Sunday, March 22, 2015

I am a mum, no matter what

I'm a full-time working mother. There! I've said it. I've categorized myself and given myself a label, so others know what I do for a living. But really. Does the generally accepted definition really matter? Does it make a difference whether one is a full time working mother, or stay at home mother or part time working mother or work at home mother or whatever?

We are all mothers. Full time mothers. Mothers who made a choice to have a family. Mothers who decided to put up with a growing belly for 10 months, sometimes more than once, to have adorable irresistible kids. Because make no mistake, all kids are irresistible, especially in their parents' eyes.

So whether we are working or not, stay at home or not, or whatever label that society decides to give us, we are all mothers. Mothers who love their kids and make decisions based solely on what benefits our kids. 

And whatever we decide to do with our lives, our kids remain our top priority. We do not expect any returns, except perhaps for a loving hug from our kids. Except perhaps for that nightly peace when we cuddle our kids to sleep. Except perhaps when we witness with pride how our kids grow and learn everyday. Except perhaps when we've been entertaining hyperactive kids for a whole day or been working endlessly and just want to hide in the toilet for some peace. Or perhaps when the kids are sick and, exhausted from looking after them, all we want is a wink of sleep.

So it really irks me when people try to put a value on being a mum, stay at home or not; when people pass judgement whether a mum works or not. My mum was a housewife (in those days, there was no terms like 'stay-at-home mum), though she worked short stints here and there. She devoted herself to her three kids, and in my eyes, it makes no difference whether she worked or not. It was her devotion to us that mattered. How true were her words, that one will never truly know the demands and struggles of being a mum, until one is a mum. No one has the right to judge a mum.

It irks me even more when some people have the audacity to say that because mums have relief to hire domestic helpers, they should be grateful and hence all go back to the workforce. Seriously, helpers are just that, helpers. They do not, and cannot, replace the role of mothers.

I have a domestic helper, a wonderful lady who has been with us since before EV was born. Sure, her presence, and that of my father-in-law, has enabled me to work, a decision that was made jointly with DaddySay because of our financial situation. She helps look after the kids while I’m at work, cooking lunch and dinner for them.

However, that doesn’t mean that my role as a mum is any less. My first shift of the day may be my work, and my second shift is to look after the kids, but throughout it all, I’m a mum.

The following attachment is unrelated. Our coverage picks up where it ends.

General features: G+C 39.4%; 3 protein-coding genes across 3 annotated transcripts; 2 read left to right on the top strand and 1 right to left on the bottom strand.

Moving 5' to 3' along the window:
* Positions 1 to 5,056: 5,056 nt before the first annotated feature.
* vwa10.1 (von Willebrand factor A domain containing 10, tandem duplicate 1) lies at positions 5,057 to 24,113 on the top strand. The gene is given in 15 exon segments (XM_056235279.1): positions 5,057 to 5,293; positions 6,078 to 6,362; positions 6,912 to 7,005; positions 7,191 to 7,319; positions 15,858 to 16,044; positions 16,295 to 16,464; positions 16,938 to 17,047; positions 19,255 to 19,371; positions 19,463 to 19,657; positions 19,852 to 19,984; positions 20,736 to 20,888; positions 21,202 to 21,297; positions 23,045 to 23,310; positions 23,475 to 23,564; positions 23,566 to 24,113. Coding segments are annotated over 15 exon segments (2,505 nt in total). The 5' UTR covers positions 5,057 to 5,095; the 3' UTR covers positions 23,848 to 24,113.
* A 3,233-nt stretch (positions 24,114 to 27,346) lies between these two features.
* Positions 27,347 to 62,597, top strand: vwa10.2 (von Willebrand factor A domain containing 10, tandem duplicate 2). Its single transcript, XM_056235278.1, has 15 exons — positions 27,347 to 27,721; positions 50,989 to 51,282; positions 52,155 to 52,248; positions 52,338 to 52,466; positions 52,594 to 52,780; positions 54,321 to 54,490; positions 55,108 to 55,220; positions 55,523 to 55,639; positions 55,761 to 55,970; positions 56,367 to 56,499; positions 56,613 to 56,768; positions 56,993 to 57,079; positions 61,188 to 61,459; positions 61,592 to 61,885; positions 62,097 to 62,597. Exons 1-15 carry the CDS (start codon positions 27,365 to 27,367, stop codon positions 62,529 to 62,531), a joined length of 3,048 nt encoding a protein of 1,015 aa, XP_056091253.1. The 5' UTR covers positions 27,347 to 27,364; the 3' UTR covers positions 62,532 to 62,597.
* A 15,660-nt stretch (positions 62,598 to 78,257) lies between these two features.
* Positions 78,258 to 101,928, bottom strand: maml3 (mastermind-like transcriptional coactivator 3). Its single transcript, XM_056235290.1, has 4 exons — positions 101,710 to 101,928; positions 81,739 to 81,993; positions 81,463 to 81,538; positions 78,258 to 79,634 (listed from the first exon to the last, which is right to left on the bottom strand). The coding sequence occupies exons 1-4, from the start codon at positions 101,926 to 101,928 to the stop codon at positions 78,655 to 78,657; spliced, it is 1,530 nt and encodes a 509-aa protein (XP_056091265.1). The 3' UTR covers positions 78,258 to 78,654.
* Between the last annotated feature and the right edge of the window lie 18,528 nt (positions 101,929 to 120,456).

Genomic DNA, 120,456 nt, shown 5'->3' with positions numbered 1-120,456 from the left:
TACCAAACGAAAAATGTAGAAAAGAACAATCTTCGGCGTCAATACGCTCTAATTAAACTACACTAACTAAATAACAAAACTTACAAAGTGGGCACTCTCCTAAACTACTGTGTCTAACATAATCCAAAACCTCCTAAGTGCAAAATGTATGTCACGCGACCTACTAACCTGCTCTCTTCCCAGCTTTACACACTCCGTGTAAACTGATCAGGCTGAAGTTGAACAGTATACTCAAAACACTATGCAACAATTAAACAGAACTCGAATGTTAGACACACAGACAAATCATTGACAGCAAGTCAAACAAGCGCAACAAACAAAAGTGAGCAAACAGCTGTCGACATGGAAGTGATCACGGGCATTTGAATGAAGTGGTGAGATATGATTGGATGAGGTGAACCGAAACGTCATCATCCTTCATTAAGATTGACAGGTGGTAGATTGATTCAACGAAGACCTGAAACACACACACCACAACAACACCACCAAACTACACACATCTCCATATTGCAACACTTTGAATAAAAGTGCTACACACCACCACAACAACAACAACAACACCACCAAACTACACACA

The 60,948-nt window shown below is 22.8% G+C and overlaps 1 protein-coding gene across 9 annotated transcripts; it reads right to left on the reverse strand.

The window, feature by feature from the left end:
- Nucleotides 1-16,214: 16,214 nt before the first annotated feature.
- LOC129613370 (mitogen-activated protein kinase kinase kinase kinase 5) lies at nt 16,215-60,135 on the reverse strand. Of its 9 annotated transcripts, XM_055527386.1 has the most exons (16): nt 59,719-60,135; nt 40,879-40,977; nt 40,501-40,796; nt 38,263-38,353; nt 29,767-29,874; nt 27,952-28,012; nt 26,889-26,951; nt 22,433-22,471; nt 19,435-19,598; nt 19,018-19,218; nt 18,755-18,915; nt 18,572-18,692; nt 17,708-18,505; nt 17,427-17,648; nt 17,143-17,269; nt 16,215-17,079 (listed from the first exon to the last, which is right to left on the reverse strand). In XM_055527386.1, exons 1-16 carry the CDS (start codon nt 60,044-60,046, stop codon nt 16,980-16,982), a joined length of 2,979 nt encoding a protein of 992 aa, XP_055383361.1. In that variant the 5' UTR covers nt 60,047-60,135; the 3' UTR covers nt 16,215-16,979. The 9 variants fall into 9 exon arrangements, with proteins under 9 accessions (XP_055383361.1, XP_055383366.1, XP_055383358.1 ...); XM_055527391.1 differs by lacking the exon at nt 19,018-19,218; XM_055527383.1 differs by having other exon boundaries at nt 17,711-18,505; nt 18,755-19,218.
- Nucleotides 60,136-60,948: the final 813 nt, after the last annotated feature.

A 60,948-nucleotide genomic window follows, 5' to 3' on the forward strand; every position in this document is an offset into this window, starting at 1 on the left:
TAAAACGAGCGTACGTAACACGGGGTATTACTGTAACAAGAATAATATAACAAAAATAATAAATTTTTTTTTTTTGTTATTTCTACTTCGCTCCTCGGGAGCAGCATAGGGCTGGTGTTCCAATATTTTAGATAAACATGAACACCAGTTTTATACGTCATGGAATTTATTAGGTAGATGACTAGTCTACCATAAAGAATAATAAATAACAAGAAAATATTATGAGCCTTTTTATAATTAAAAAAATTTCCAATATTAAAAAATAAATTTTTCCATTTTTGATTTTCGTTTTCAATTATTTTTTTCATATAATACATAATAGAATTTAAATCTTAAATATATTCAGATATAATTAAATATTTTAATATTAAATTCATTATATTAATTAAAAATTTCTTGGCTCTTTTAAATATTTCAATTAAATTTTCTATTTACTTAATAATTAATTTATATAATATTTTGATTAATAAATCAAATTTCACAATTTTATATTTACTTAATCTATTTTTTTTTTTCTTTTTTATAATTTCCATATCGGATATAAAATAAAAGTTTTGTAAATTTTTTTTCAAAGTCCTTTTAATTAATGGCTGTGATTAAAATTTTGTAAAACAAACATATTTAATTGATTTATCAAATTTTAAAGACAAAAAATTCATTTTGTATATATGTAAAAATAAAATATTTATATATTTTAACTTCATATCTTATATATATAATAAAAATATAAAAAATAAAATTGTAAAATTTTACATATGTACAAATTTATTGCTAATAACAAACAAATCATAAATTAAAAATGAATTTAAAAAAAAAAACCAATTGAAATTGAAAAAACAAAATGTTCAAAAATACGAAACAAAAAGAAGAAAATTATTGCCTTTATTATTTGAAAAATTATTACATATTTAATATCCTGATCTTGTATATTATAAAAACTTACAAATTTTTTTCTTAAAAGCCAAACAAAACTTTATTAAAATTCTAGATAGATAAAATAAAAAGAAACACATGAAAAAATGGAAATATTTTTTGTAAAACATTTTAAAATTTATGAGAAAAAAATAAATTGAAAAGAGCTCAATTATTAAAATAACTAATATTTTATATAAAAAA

And as a mum, I hold many many roles. I’m a/an:

Life coach, who teaches the kids skills that hopefully will last them a lifetime
Counsellor, who guides the kids to understand their own emotions
Cheerleader, who keeps saying ‘yes dear, you can do it!!!’
Motivator, who tells the kids that they can do it, if they believe in themselves
Dream instiller, who lets the kids know that anything is possible, if only one puts one’s heart to it
Rule enforcer who lets the kids know that rules have to be followed for a reason
Negotiator, who breaks up fights that usually catch one by surprise
Organiser, who packs up when things get messy
Nose wiper, who answers to calls of ‘running nose!!’
Truth detector, who uses x-ray eyes to see through their attempt to pull wool over your eyes
Entertainer, who comes up with cool play ideas, and show them that playing by themselves can be so much fun too
Education minister, who oversees the kids' learning and teaches them knowledge 
Scheduler, who plans what happens each day
Finance minister, handles the kids’ bank accounts, and also the family accounts
Photographer, takes pictures of the kids’ growing years
Doctor, who administers medicines to tackle the cold and feared fever, and keeping vigil overnight. Especially for AA, because of his epileptic condition.
Protector, who protects the kids from harm
Clown, who comes up with tricks to get the kids in giggles
Individual, who cries, laughs and gets angry, to show them I'm also human, that I'm not a super mum who can do anything, and that my heart breaks whenever I see them sick or crying in pain.
Their mum, who loves them terribly

Many roles I may have in motherhood, and I embrace it wholeheartedly. Simply because of these little two loves of my life. No matter what they do, how they behave, what their health condition, I'm their mum, no matter what.

Embracing motherhood


This post is part of the Embracing Motherhood blog train hosted by Dominique of Dominique's Desk. Do hop on to find out how other mums are embracing motherhood.

Next up on the blog train is Angeline. She blogs at Simply Mommie and has been a stay-home mom for almost 7 years now. She's mom to two lovely children who have given her new insights to life as she now finds herself on a journey of re-discovery of the world through their little eyes.


Thank you for reading. If you like this post, please do connect with me on FacebookInstagram and Twitter, so I can share our fun adventures, thoughts and exploits with you. 


  1. Mums are certainly multi-taskers and hold multiple roles which they execute dutifully each day. Great to have you on this blog train :)


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